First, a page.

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April 15, 2018 BOOKLIST
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I’ve probably had more than a dozen root canals in my tooth-decayed life, and, typically, my strategy has involved naming both teams in the World Series since 1951 and, where possible, the starting lineups of the champs (oddly, I’m much better the farther back I go in time). For example, I have no idea why I can still recite the batting order of the 1957 Milwaukee Braves and three of the team’s starting pitchers (Bob Buhl always gives me trouble, but I get to him eventually). The problem with this approach is that I work my way through the list too quickly. I usually move on to naming the musicians in Duke Ellington’s orchestra in the 1930s and ’40s, but this, too, leaves me with plenty of time to ponder rubber dams.
Take my recent root canal, just two days ago—the perfect start to a Presidents’ Day weekend. The endodontist, who wasn’t even close to born when Bob Buhl was pitching, was still just warming up, trying out different-sized tools with which to “root” about in my jawbone, and I was already running out of stuff to think about. That’s when I turned my mind to the matter of dentists in fiction. There are more than you think, but it’s mostly a motley crew. Let’s start with McTeague, the dentist hero of Frank Norris’ 1899 novel, also called McTeague. Norris, like Theodore Dreiser, was a leading proponent of the nineteenth-century literary movement called naturalism, which was an early (and not so stylish) precursor of what we now call noir: life is a bitch, Norris tells us, and it takes its inevitable toll on poor saps like McTeague, who goes from being an everyday San Francisco dentist to a greed-crazed killer, eventually winding up handcuffed to one of his victims in Death Valley, where he dies of thirst. I’m thinking he had trouble swallowing, too, near the end.
Then there’s Doc Holliday, the dentist of choice in the Wild West and a character in numerous movies and novels, most recently two outstanding historical novels by Mary Doria Russell, Doc (2012) and Epitaph (2015). Of course, Holliday is known more for his proficiency with a six-shooter than his skill with a dentist’s drill, so it’s little surprise that Russell doesn’t linger on scenes of him crafting dentures on his Bunsen burner. If what you’re looking for is dentists at work in fiction, there’s really only one place to go, and be forewarned, it’s a not a place you want to go if you happen to be anywhere near a dentist’s chair. I’m talking about William Goldman’s Marathon Man (1974), in which the idea of dentists as torturers comes to life. My guess is you closed your eyes during the scene from the 1976 movie version in which Laurence Olivier, as the evil dentist, uses a high-speed drill on Dustin Hoffman, sans Novocain.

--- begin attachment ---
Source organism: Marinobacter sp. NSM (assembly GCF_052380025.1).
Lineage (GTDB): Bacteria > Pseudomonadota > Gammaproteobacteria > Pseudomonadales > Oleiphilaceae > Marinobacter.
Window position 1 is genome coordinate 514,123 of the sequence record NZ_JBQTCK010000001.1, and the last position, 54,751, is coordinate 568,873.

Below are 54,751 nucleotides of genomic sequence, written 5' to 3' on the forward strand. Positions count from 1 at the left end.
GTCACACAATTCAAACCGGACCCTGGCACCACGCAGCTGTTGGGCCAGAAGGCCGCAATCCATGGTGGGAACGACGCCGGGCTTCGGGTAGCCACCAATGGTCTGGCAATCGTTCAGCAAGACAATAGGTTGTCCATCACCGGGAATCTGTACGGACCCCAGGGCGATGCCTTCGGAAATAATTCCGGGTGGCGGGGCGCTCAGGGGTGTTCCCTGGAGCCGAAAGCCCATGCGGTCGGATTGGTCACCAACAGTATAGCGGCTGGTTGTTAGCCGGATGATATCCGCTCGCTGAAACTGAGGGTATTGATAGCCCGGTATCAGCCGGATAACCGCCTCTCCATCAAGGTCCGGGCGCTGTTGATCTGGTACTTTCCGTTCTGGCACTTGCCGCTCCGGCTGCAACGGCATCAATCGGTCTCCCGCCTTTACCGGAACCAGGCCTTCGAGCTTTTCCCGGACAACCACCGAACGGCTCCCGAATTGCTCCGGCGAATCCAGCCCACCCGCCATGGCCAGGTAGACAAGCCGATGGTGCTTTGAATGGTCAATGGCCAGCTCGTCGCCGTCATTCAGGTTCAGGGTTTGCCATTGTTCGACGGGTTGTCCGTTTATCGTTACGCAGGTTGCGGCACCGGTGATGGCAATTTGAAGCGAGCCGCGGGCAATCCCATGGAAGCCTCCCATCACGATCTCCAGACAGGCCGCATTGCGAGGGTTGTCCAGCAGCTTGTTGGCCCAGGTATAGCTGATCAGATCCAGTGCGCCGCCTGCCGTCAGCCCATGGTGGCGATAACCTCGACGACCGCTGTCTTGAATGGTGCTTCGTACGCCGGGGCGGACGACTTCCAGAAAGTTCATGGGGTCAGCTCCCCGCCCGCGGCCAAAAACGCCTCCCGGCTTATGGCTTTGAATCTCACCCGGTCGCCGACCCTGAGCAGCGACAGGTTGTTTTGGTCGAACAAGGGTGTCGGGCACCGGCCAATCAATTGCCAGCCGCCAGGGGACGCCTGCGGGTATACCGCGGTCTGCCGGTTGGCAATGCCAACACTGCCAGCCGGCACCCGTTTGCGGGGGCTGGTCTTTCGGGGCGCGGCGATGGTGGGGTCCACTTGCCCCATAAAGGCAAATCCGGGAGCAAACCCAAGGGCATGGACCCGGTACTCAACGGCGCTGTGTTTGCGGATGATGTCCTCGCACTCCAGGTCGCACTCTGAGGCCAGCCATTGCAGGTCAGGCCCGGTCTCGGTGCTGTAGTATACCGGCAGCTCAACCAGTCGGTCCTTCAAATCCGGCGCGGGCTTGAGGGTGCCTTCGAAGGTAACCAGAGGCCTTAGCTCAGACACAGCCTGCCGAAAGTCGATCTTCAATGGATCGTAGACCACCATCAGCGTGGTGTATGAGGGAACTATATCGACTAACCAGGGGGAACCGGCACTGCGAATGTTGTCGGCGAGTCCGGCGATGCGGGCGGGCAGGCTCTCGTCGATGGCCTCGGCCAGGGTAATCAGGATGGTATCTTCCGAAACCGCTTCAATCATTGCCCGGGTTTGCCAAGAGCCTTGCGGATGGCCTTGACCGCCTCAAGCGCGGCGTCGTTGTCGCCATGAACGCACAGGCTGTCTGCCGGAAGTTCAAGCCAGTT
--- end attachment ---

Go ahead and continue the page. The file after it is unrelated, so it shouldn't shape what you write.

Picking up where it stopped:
There are a few more examples of novels starring dentists, but, generally, they focus almost entirely on their heroes’ lives out of the office. I’m a big fan of Rick Boyer’s entertaining Doc Adams mystery series, about an oral surgeon who does a little amateur sleuthing on the side, and certainly the most accomplished literary novel about a dentist is Dave Eggers’ Heroes of the Frontier (2016), about an Ohio dentist who takes her two children on a life-changing road trip to Alaska.
That’s all well and good, I mused, as Doogie Howser continued to forage in my seemingly bottomless canal, but if I want a story about a dentist being a dentist, I’d better forget fiction and look to my own family. You see, both my father and grandfather were dentists. Let’s skip my father, whom I’ve always believed took out his frustrations with my various misdeeds on my teeth (“You won’t need novocaine on this one”), and, instead, talk briefly about my grandfather, a dentist in Gresham, Oregon, who would venture once a month up a corduroy road in his Model T to offer his services to loggers living in the woods near Mt. Hood. His patients would stand by the road, usually with kerchiefs tied around their aching mouths, waiting for the dentist. Doc Ott would give these hardy souls a healthy shot of bootleg whiskey, smear a little more of the stuff on their gums, and get to work, which usually meant pulling the offending tooth on the spot.
I have inherited one artifact from my grandfather’s career, and it sits proudly in my office today: the wooden instrument case he took on those forays up to Mt. Hood. It no longer holds the various pointy tools of the dentist’s trade; now it’s a repository for paper clips and pencils, with a small stack of vintage paperbacks sitting on top—evidence that I took after my English-teacher mother rather than the toothy side of the family.
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